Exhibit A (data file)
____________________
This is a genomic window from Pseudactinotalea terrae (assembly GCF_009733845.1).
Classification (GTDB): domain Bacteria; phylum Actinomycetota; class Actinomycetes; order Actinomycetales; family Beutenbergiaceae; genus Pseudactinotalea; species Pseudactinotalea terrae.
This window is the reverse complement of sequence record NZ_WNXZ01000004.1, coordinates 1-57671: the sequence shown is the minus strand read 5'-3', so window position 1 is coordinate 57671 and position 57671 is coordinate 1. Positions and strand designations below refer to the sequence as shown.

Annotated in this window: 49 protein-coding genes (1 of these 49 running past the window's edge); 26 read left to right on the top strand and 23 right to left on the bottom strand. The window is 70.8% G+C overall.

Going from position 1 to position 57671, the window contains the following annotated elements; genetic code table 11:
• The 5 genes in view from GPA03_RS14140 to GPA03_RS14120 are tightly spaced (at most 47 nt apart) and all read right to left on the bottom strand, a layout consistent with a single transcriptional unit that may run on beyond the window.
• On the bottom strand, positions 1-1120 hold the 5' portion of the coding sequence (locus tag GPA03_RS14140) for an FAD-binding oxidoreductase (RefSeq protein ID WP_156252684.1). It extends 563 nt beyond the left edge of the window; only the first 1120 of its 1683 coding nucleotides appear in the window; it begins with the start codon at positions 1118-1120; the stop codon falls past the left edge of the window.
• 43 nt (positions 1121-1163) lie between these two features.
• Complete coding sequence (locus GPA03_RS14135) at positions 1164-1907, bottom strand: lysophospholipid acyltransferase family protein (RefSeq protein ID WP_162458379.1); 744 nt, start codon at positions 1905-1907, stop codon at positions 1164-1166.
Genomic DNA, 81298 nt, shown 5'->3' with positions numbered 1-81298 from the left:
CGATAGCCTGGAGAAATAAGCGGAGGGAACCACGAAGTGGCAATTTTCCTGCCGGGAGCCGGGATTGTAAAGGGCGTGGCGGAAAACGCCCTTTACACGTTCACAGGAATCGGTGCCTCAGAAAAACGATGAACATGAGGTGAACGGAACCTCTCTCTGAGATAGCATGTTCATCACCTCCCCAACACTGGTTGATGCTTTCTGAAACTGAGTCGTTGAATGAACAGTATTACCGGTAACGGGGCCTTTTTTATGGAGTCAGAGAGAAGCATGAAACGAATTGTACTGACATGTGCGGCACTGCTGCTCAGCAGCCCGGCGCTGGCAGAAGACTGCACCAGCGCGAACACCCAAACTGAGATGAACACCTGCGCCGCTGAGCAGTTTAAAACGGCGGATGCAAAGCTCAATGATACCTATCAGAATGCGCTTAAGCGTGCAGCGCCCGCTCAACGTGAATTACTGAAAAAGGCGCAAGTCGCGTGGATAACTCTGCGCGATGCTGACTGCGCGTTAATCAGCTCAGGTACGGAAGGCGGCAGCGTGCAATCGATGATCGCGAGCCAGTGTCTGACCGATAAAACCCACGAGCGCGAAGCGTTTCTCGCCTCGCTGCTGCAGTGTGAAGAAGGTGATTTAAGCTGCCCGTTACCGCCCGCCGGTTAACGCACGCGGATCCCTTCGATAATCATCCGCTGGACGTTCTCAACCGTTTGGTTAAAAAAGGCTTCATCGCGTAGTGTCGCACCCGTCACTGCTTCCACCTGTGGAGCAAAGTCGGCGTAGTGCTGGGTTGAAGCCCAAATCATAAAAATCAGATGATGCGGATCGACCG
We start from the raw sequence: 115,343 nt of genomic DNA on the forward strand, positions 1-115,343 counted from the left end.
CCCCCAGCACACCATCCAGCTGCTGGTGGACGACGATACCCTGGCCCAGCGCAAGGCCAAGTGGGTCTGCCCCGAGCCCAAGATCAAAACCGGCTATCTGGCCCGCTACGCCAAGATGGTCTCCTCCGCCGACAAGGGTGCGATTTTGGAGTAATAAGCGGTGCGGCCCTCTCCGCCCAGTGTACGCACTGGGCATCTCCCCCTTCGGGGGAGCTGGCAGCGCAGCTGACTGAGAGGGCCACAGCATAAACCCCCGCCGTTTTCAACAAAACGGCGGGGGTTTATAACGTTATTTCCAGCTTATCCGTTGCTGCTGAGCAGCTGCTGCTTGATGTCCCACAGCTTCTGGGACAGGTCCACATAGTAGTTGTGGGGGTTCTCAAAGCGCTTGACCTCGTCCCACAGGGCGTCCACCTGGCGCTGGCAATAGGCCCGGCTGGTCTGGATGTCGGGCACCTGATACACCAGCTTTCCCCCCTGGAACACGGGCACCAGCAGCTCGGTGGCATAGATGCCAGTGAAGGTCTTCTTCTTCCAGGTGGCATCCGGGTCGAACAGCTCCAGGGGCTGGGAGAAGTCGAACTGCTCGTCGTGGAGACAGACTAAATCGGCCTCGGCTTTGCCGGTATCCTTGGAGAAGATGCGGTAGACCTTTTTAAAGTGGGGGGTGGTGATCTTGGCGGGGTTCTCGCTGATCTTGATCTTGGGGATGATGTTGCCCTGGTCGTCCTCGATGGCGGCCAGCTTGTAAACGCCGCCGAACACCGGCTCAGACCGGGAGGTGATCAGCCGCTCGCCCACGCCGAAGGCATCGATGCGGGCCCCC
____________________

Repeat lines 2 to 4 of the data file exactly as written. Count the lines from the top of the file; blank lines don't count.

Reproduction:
Classification (GTDB): domain Bacteria; phylum Actinomycetota; class Actinomycetes; order Actinomycetales; family Beutenbergiaceae; genus Pseudactinotalea; species Pseudactinotalea terrae.
This window is the reverse complement of sequence record NZ_WNXZ01000004.1, coordinates 1-57671: the sequence shown is the minus strand read 5'-3', so window position 1 is coordinate 57671 and position 57671 is coordinate 1. Positions and strand designations below refer to the sequence as shown.

Annotated in this window: 49 protein-coding genes (1 of these 49 running past the window's edge); 26 read left to right on the top strand and 23 right to left on the bottom strand. The window is 70.8% G+C overall.